Jared Abbrederis returns a punt 38 yards for a touchdown against the Indiana Hoosiers at Camp Randall Stadium on October 15, 2011 in Madison. / Getty Images
The wait was long and stressful, but Jared Abbrederis will start his NFL career with the same team he grew up idolizing as a kid in Wautoma.
With the second of their two fifth-round picks, the Green Bay Packers made the former University of Wisconsin walk-on receiver the 176th selection in the 2014 NFL draft. He’s the first Badger to be taken by general manager Ted Thompson and the first drafted by the Packers since Bill Ferrario went in the third round in 2001.
Abbrederis (6-foot-1, 195 pounds) started as a lightly recruited high school quarterback and state hurdling champion before developing into one of the most productive receivers in Wisconsin program history.
He caught 202 passes for 3,140 yards and 23 touchdowns in 53 games with 39 career starts and was awarded the Bulsworth Trophy this past year for being the nation’s most outstanding player who started his collegiate career as a walk-on.
That didn’t help with the nerves Saturday. He spent the day at his family cabin, but it wasn’t until the Packers finally came calling that he felt some sense of relief.
“It's crazy right now,” Abbrederis said. “There’s a lot going through my head. Just being a walk-on at Wisconsin, and then realizing my dream to play in the NFL, and on the Packers, which is my team, growing up. That's who I rooted for. I'm excited; I can't really explain it. Just a lot of emotions.”
Abbrederis tested OK at February’s combine with a 4.50-second time in the 40-yard dash, but his injury history and four reps on the bench press raised some questions about where he fits in the NFL.
Originally projected as a second-day draft choice, Thompson admitted he was somewhat surprised Addrederis was available with the fifth-round compensatory pick the Packers received for losing outside linebacker Erik Walden to free agency last year.
They were happy to get him, though. One of three receivers the Packers drafted this year, receivers coach Edgar Bennett feels Abbrederis is versatile enough to line up both in the slot and perimeter, and likely will figure into the Packers’ competition for a new kickoff returner.
Thompson has watched Addrederis since he first arrived in Madison as a walk-on and was impressed by how he asserted himself in the Badgers’ offense, which is usually predicated on the running game.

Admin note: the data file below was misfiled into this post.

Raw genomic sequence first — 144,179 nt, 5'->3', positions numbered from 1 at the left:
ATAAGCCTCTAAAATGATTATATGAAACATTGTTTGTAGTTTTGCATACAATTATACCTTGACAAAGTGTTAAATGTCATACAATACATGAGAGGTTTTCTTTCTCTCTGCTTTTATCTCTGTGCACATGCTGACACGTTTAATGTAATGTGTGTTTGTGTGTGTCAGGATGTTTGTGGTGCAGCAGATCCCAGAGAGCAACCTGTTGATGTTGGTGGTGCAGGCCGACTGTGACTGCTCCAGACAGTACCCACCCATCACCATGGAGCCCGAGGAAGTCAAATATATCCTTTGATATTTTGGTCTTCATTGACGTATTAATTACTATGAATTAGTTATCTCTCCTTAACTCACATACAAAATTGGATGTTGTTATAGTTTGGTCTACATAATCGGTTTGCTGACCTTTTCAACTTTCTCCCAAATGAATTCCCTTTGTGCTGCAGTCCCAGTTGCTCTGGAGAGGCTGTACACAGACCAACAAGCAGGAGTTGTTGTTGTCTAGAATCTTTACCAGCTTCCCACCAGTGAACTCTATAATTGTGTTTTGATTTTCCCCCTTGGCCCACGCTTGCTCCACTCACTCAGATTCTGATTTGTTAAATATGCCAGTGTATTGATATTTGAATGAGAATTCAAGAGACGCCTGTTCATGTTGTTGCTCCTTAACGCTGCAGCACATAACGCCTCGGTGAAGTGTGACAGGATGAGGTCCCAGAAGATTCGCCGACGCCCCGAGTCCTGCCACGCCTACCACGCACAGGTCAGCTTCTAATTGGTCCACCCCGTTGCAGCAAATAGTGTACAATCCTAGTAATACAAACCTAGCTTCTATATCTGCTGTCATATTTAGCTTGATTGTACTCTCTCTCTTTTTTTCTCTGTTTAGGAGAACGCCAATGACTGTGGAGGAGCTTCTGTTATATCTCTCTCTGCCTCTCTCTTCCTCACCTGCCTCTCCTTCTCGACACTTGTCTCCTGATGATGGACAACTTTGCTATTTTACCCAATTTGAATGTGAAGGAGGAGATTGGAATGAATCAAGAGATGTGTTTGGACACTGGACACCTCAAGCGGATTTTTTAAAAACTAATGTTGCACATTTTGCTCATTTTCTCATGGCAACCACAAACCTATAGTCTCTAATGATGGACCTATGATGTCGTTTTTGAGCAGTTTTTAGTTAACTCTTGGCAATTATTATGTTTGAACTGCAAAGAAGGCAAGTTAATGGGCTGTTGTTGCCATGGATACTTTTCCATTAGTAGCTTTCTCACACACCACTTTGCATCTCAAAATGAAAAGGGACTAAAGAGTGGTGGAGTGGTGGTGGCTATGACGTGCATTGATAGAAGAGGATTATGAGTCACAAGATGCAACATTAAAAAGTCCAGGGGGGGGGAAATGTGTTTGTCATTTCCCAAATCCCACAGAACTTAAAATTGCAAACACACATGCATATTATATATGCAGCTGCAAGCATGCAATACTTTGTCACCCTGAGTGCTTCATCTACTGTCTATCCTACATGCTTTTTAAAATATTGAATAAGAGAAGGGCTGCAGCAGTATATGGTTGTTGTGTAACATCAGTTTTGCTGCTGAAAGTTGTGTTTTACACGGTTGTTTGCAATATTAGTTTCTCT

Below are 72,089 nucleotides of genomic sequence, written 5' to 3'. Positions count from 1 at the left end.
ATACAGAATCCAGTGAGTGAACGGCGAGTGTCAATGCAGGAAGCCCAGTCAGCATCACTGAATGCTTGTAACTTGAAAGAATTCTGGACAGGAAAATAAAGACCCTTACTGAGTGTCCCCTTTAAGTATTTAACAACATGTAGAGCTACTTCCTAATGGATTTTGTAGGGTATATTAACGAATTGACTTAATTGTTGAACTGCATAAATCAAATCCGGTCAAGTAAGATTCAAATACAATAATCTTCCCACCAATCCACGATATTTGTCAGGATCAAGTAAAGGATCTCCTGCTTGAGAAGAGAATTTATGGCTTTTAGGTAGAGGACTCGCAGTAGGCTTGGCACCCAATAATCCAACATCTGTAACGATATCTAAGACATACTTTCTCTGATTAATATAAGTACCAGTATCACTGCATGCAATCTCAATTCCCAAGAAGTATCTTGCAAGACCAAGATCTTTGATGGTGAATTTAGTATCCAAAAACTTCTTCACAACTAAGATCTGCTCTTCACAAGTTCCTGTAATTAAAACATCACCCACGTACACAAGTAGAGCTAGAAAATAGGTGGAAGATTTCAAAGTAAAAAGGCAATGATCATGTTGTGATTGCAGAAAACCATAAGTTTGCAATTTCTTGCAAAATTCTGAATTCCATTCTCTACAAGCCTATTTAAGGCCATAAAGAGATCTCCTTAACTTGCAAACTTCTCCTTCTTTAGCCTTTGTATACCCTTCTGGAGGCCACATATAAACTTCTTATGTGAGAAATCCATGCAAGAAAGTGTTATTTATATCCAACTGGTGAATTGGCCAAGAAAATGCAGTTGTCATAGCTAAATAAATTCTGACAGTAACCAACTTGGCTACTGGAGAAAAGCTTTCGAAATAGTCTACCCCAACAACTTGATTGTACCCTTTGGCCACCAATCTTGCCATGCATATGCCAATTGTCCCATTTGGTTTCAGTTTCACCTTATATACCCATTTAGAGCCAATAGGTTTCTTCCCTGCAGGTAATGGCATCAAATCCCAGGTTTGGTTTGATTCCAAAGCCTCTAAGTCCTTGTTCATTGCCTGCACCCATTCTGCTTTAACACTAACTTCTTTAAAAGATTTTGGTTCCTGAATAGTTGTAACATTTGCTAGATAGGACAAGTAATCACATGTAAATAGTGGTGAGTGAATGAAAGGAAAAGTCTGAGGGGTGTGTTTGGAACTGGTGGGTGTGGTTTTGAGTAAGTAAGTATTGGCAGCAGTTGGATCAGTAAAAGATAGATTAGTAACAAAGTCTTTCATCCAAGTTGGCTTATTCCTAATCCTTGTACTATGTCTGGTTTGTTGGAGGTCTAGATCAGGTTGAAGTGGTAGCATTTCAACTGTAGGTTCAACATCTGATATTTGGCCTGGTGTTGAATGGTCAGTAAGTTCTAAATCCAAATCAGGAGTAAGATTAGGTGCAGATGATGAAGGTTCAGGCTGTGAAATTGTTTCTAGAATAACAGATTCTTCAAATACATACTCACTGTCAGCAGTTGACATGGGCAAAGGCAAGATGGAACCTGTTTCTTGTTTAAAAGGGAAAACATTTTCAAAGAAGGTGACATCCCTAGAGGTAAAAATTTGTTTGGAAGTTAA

He'll likely need to pack more muscle onto his 195-pound frame in the NFL, but the Packers like his potential.
“His first couple of years especially, he did everything but sell hot dogs down there,” Thompson said. “He did all the returning on kicks and punts and all that sort of stuff, and then you watch him play his junior and senior year and every game they played — the opponents in Big Ten — quality corners are on him and he still gets open, he still catches the ball and he still runs with it. We think he’s a very versatile guy. I think he’s got some return ability, especially when he was younger there at Wisconsin. We’re anxious.”
After taking the long road to Wisconsin, Abbrederis felt he had a realistic shot at the NFL following his sophomore year at Wisconsin when he played with Seattle quarterback Russell Wilson and New Orleans receiver Nick Toon.
He opened the eyes of many scouts in a 31-24 loss to Ohio State on Sept. 28 when he carved up Buckeyes cornerback Bradley Roby with 10 catches for 207 yards and a touchdown. Roby went to Denver with the 31st pick in the first round on Thursday night.
Abbrederis has some depth chart climbing to do in Green Bay.
Randall Cobb, Jordy Nelson, Jarrett Boykin and second-round pick Davante Adams likely will make up the top tier of the depth chart, but special teams could be a spot for Abbrederis to contribute immediately.
The Packers, who ranked 30th in kickoff returns last season, are looking for a more natural option than cornerback Micah Hyde, who was serviceable as a last resort. Adams, Abbrederis and seventh-round pick Jeff Janis all could be options.
Abbrederis handled punt returns all four years at Wisconsin (55 returns for 587 yards and a touchdown) as well as kickoffs during his first two seasons (31 returns for 800 yards).
“I haven't had a whole lot of conversations yet, but I'll do whatever they ask me to do,” Abbrederis said. “Whether that’s running down on kickoffs, catching punt returns, returning, whatever it may be, I’ll do whatever they ask.”
Packers coach Mike McCarthy joked it was “about time” the team has drafted a Wisconsin graduate after coming close in the past few years, though they signed former Badgers quarterback Scott Tolzien to their practice squad last September.
Abbrederis said he doesn’t feel much pressure carrying the torch for Wisconsin draft hopefuls. As for the No. 4 he wore in college, he realizes he'll have to pick a new number in the NFL.
“I definitely think it’s a great fit,” said Abbrederis of Green Bay. “Obviously, you have to work for everything in front of you. I’m excited for the opportunity. They've got a lot of great wide receivers there right now. I'm just excited to be a part of that group. They do a great job of building up wide receivers.”
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